Dream Chaser: Food Network's Sunny Anderson On Being A Jane Of All Trades
Radio-journalist-turned-Food-Network-host Sunny Anderson is next up in VIBE's "In A League Of Their Own" series.
It's hard to argue with destiny. Sometimes the universe sets you on a path that you've only discussed with yourself internally, just to see it eventually come into fruition after a little bit of elbow grease. Food guru Sunny Anderson's life is full of these moments. The multitalented army brat has flowed seamlessly throughout a wide variety of industries, but they all fall under one simple career mission: to communicate what she loves.
Anderson just so happens to have many loves. Before her current spot on Food Network's Cooking For Real and role as co-host on The Kitchen, she started off as an Air Force journalist assigned to radio instead of her initial desire of writing the evening news. After continuing with radio in several smaller U.S. markets, she became a radio host at Hot 97 in New York. Then, she moved her way to cheffing it up on screen full-time and penning the New York Times bestselling cookbook, Sunny's Kitchen: Easy Food for Real Life.
That may seem like a scatterbrained career path to some, but for Sunny, it was just a blessing of being able to monetize all the things she genuinely loved. "You have to be careful with what you love because it can turn into a career," she tells VIBE. "I literally was only cooking because I loved it. And then it turned into career."
There's power in fearlessly chasing the desires of the heart, no matter how risky of a pursuit it may be. But you know the old saying: no risk, no reward. "I can always go backwards," she says, "but in order to go back, you have to go forward! There's nothing back there unless you go forward."
Here, Sunny holds little back as she talks about "supporting her fears with knowledge," finding the strength to say "no" to small scale opportunities and her steadfast pursuit of goals.
On industry transitions not equating to career changes:
A lot of times people ask me about my career changes and to me its the easiest thing to explain. This isn't a career change. I never really made a career change. My career has always been communicating what I'm interested in to the masses. There are so many things I love in life and it's not a career change if all you're doing is communicating what you love.
Advice to people scared to switch it up after stability:
I'm always being me, so it's never been difficult for me to move on. A lot of times people have trouble with moving on because they are comfortable and they do know they're doing well and they do know this is a good job, why leave it? So here's what I'd say to that. If you do think you're at the top of your game and you know everything and you're doing well and you're excellent, okay then. Go do something else. If it doesn't work out, you can go right back to that excellent shit because you said you were good at it, right? So then can you support your fears with your knowledge? Just give it a try. This is the only time I'll be conscious in this body and in this skin, so if I can get to New York at 26 at Hot 97, which I felt was the top of radio, then do you stop? No you don't stop. Another thing I like to tell people is are you breathing? Your heart's pumping right? Guess what, your brain did that. Did you think about it? Did you make it happen? Okay, so when your brain tells you you might have an idea of something to do, this thing is so powerful it is pumping blood and air through you. So if you have a dream or thoughts in your head, do you mean to tell me that you're going to ignore that? It's making you breathe right now! So imagine if the idea that it gave you makes you breathe as well? I'm breathing, I'm listening to what feels right. No one's going to take a chance on you if you don't take a chance on yourself. And like I said, I can always go back. I feel confident not cocky but confident that I can call up many radio stations and say listen, I'd like to come back and I think I can find myself a place. There's comfort in the knowledge of that.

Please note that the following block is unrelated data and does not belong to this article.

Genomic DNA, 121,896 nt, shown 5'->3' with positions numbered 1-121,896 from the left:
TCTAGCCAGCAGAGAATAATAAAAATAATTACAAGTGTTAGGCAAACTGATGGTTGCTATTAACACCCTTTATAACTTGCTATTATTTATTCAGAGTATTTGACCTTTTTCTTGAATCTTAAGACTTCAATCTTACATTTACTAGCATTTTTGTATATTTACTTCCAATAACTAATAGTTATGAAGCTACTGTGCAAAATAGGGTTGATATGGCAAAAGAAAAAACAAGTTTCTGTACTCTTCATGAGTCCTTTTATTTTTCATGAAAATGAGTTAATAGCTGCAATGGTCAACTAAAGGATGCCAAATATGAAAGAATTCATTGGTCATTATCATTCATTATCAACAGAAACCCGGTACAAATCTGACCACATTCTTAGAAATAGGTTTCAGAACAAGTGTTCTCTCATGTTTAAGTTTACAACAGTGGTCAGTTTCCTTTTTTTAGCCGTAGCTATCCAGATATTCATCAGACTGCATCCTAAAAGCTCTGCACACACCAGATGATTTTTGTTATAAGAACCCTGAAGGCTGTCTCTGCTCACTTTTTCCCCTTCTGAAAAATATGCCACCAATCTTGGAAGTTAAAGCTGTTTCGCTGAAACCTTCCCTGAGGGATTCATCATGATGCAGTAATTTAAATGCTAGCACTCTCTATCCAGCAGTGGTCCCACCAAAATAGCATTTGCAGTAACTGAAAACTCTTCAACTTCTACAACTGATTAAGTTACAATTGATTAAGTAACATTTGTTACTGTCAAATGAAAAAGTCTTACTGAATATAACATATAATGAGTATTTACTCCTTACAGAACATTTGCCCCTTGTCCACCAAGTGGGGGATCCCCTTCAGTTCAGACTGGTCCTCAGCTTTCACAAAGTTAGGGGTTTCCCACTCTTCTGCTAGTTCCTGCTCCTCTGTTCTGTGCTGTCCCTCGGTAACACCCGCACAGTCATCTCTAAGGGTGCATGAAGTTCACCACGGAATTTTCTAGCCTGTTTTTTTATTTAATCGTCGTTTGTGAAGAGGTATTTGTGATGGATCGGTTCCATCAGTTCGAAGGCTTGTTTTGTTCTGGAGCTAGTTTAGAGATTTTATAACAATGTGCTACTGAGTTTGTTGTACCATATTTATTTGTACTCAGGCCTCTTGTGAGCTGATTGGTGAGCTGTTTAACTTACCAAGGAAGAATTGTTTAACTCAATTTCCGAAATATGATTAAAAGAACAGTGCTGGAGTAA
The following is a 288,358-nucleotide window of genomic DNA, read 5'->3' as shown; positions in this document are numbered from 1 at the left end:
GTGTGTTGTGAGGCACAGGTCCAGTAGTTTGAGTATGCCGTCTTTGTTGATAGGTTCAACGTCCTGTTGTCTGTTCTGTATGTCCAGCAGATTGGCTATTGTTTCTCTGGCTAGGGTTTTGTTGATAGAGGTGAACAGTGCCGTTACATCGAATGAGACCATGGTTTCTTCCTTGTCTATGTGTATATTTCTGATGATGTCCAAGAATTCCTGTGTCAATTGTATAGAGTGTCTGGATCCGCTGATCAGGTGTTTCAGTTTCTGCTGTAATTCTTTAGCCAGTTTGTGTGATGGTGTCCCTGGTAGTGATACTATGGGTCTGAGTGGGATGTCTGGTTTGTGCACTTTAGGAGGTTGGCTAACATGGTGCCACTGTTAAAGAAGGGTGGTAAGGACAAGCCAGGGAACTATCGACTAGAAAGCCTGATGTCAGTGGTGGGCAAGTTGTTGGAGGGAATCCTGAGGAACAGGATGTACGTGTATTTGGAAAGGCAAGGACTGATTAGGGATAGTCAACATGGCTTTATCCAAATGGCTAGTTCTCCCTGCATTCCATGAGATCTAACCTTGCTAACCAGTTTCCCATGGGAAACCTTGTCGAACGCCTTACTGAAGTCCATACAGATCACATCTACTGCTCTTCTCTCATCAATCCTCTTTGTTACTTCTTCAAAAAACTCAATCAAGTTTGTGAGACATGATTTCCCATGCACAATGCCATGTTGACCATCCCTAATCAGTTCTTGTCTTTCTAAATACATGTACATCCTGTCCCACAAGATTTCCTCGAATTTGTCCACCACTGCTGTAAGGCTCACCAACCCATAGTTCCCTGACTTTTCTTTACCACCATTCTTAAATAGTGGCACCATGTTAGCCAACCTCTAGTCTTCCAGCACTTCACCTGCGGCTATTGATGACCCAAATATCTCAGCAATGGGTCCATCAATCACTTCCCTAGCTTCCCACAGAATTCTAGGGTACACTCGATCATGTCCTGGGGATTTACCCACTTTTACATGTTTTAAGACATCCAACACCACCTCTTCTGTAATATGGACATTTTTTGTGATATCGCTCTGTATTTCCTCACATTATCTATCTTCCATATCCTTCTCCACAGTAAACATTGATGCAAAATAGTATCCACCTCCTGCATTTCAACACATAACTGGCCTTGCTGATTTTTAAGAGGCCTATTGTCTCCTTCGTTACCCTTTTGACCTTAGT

The key to being authentic on camera:
First of all, I don't have an embarrassment gene. I got that from my parents. I can be embarrassed for others but for me, it's just a crazy story to tell. You know like when girls take a picture and before they put it on social media they check and make sure they like it. I don't even care, because I feel like there are a thousand images of myself out there and a thousand moments I'm going to be on TV. I really can't care about what people want. If I'm making everybody happy, I'll make nobody happy. Everybody has a different idea of what they think I should be. Well guess what? I know who I am, so to me it's never been difficult. Ever since I stepped off Emeril's stage that first time, the producers said to me I'm a natural and I look like I'm having a good time when I'm on camera. I didn't even know where the camera was. You're supposed to know which camera because the red light turns on but I just went into a zone. I don't think twice. I just open my mouth. If you're yourself, whatever comes out, that's you. Sometimes I surprise myself, but I'm always okay with it.
On redefining mentorship:
I don’t think I view mentors in the same way that a lot of people do. I think people view mentors as "I see what you’re doing and I’d like to emulate that. Can you help or can you show me how to get there?" I’ve never gone to anyone in that way, but what I have realized in my career is the invisible mentor – the person that does want to teach me something and I didn’t ask. What I invite people to do is if you’re looking for a mentor or finding a mentor in the position that you want, find the mentor that hires the person in the position that you want. They are the ones that can tell you how to get that job. Usually people that get the job really don’t tell you how to get it. And there’s more than one path to get there. If someone were to come with me and say ‘Sunny I want to get on Food Network can you help me? ‘ I don’t know because it was crap shoot when I did it and I went broke for two years. I don’t know if I can help you out. I know it seems like I could, but I don’t know how I got here. I mean, I know I put in the work. But instead at looking at me for a mentor, look for the person that hires me. Go get the producer because they know who they are looking for. I have no idea what they are looking for. I was just being me.